According to film theorist David Bordwell, there was a major change in acting styles in the 1940s. Gone was the “behavioral acting” style of the 1930s (the first full decade of sound film), where mental states were demonstrated not just through the face, but through body movement, and how actors just held themselves. Instead, in the 1940s there is a “new interiority, a kind of neutralization, of the acting performance, that’s intense, almost silent film-style.”
Part of this is due to increasingly convoluted, psychological narratives, including lots of voice-overs. Some of it was also due to studios hoping to achieve the psychological depth of novel writing.
In short, whatever the reasons in the 1940s, we got to watch characters think.
In Nerdwriter’s latest video essay, Evan Puschak examines the icon of 1940s male acting: Humphrey Bogart, whose skill and opportunity placed him at the right place and the right time for such a shift in styles. Think of Bogart and you think of his eyes and yes, the many moments where the camera lingers on his face and...we watch him think.
In hindsight it feels like he was waiting for this moment. Puschak picks up the tale with 1939’s The Return of Dr. X, which features a badly miscast Bogart as a mad scientist. But the actor had spent most of the 1930s playing a selection of bad guys, mostly gangsters. He was good at it. He was also a bit tired of the typecasting.
Also tired of of playing gangsters was George Raft, and that turned out to be good thing, because Raft turned down the lead role in the John Huston-written, Raoul Walsh-directed High Sierra. Huston and Bogart were friends and drinking buddies, and it was their friendship, plus Bogart convincing both Raft to turn down the role and Walsh to hire him instead, that led to a career breakthrough.
As Puschak points out, though Bogart was playing a gangster again, he brought to the character of Mad Dog Roy Earl a world-weariness and a vulnerable interior, and we see it in his eyes more than through his dialog.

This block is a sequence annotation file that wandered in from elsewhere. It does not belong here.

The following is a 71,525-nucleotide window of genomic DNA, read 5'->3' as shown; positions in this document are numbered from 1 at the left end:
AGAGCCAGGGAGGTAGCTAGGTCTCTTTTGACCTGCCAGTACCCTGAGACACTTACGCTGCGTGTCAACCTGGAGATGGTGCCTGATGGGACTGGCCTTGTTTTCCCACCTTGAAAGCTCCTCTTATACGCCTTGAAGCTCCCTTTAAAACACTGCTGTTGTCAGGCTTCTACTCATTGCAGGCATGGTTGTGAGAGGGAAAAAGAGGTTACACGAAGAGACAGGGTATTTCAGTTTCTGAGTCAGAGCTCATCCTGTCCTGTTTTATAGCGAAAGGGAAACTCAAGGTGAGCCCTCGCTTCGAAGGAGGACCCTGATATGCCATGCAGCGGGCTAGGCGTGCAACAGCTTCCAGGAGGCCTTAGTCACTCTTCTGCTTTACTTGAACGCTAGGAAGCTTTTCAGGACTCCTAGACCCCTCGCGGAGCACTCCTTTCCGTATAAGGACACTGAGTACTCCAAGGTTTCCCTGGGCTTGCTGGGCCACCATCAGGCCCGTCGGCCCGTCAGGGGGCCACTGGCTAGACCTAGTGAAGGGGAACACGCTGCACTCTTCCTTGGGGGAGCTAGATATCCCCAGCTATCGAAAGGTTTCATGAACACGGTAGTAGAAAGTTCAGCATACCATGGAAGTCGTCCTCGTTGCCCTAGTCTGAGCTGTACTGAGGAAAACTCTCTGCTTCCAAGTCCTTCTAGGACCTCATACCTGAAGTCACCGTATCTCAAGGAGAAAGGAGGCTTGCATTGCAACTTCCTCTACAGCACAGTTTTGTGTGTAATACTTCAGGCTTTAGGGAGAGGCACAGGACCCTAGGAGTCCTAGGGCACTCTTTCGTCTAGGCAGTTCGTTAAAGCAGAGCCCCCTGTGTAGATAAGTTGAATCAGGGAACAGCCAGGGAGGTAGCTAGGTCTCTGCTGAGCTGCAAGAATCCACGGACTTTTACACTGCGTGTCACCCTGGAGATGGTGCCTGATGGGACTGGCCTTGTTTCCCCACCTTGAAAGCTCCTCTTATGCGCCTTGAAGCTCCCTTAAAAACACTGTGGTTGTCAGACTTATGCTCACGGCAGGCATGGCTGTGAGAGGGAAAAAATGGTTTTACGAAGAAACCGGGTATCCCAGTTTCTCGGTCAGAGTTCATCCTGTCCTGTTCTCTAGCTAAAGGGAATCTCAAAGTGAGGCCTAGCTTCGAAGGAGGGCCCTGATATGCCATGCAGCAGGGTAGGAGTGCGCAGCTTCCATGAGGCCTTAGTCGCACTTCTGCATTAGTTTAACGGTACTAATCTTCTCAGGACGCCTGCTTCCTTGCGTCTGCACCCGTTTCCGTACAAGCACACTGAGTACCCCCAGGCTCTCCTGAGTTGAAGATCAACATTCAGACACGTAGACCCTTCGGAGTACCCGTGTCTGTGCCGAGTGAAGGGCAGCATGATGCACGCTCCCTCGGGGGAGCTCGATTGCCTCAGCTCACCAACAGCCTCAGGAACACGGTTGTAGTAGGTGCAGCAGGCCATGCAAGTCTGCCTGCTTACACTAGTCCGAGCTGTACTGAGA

In the same year Bogart played private detective Sam Spade in The Maltese Falcon, also a role that George Raft turned down. Bogart brought over to the character the cynicism and coolness of his gangster roles; it feels repetitive to say it was an iconic role, but it’s true—it’s a performance that ripples across time to every actor playing a private detective, who are either borrowing from it or riffing on it or turning it on its head. You wouldn’t have Columbo. You wouldn’t have Breathless either.
Did George Raft ever realize he was a sort of guardian angel for Bogart? Because for a third time, a role he turned down became a Bogart classic: Rick Blain in Casablanca (1942). As Puschak points out, it’s a difficult role as Rick is decidedly passive and casually mean for the first half, leaving people to their fate. It only works because we can see every decision Rick makes roiling behind Bogart’s eyes, and we know that eventually he will break and do the right thing.
As he got older and the 40’s turned into the ‘50s, Bogart began to play with these kind of characters. His prospector in The Treasure of the Sierra Madre turns wild-eyed with greed and madness; his writer in In a Lonely Place is suspected of murder, and Bogart plays him ever so slightly mad that we wonder if he might even be a killer. It is one of Bogart’s most uncomfortable performances, taking what had become familiar and friendly in his screen persona and twisting it.
He died in 1957, age 57, from the cancerous effects of a lifetime of smoking. What kind of roles might he have done if he had made it through the 60s and the 70s? Would the French New Wave directors have hired him? Would Scorsese or Altman or Coppola? Again, we can only wonder.
Ted Mills is a freelance writer on the arts who currently hosts the Notes from the Shed podcast and is the producer of KCRW's Curious Coast. You can also follow him on Twitter at @tedmills, and/or watch his films here.